The Tale of the Princes of Vladimir

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The Muscovite treatise alleged that Monomakh's Cap was an ancient relic from the Eastern Roman Empire

The Tale of the Princes of Vladimir (Russian: Сказание о князьях Владимирских) is an early 16th-century Muscovite treatise which propounds the conception of Moscow as the Third Rome.[1] The book traces the male-line descent of Muscovy's royal family not only from Rurik, but from a certain Prus, to whom his uncle, Emperor Augustus, gave the northern part of the world, which later came to be known as "Prussia".[2]

These claims to imperial heritage are further shored up by the story of Monomakh's Cap, a purported imperial crown which Constantine IX Monomachos of Byzantium is supposed to have presented to his grandson, Vladimir Monomakh, and which was used at coronations in Muscovy.

The Tale of the Princes of Vladimir has been attributed either to Dmitry Gerasimov or Pachomius the Serb, among other learned monks.[3] Similar ideas were expressed by Spiridon, Metropolitan of Kiev, in an epistle dating from about 1500.[2]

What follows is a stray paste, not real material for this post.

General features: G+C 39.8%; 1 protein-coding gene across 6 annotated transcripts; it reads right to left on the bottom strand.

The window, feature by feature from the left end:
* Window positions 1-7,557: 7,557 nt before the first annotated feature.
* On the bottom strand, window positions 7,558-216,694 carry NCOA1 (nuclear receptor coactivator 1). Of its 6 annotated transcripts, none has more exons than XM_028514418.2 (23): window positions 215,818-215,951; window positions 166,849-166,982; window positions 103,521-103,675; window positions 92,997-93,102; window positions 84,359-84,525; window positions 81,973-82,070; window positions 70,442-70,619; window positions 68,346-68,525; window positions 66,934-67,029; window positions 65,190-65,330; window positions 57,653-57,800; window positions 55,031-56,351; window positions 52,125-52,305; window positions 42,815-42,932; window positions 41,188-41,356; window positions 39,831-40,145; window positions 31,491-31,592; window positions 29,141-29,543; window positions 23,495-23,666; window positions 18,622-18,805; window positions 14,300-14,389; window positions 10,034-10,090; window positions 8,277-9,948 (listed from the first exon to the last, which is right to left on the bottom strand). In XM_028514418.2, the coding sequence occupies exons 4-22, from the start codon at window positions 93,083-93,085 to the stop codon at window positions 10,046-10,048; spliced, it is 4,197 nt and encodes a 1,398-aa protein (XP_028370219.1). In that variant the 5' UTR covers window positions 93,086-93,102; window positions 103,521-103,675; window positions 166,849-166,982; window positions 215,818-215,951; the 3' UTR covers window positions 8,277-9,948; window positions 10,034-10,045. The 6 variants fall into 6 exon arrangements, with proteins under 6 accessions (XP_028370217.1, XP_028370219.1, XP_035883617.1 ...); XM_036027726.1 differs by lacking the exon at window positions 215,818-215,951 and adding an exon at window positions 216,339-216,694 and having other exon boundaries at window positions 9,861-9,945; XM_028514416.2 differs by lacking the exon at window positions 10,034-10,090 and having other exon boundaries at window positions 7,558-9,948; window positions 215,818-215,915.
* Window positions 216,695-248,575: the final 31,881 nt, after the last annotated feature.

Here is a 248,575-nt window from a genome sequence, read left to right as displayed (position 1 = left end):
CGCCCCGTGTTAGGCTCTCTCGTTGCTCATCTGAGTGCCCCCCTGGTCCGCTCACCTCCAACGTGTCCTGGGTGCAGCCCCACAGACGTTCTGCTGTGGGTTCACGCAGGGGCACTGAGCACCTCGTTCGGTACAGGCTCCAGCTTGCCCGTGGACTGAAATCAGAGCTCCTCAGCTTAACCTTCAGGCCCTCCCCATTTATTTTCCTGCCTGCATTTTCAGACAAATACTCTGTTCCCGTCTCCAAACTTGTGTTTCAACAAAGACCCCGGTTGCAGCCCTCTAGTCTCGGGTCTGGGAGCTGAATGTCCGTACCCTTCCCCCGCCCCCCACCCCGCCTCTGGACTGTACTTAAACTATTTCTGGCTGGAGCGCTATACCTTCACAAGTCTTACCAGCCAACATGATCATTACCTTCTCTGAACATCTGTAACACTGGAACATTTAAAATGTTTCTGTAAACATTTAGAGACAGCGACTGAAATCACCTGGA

The treatise provided the ideological background for Ivan IV's coronation as the first Russian Tsar[4] and inspired Athanasius, Metropolitan of Moscow, to compile the famous Book of Degrees. The Tsar's place for praying in the Dormition Cathedral of the Moscow Kremlin was decorated with a set of bas-reliefs illustrating The Tale.


  1. ^ Dimitrij Cizevskij. History of Russian Literature: From the Eleventh Century to the End of the Baroque. Walter de Gruyter, 1960. Pages 251–252.
  2. ^ a b Soviet Historical Encyclopaedia
  3. ^ Жданов И. Н., Повести о Вавилоне и "Сказание о князьях владимирских", СПБ, 1891.
  4. ^ Isabel De Madariaga. Ivan the Terrible. Yale University Press, 2006. Pages 32–33.

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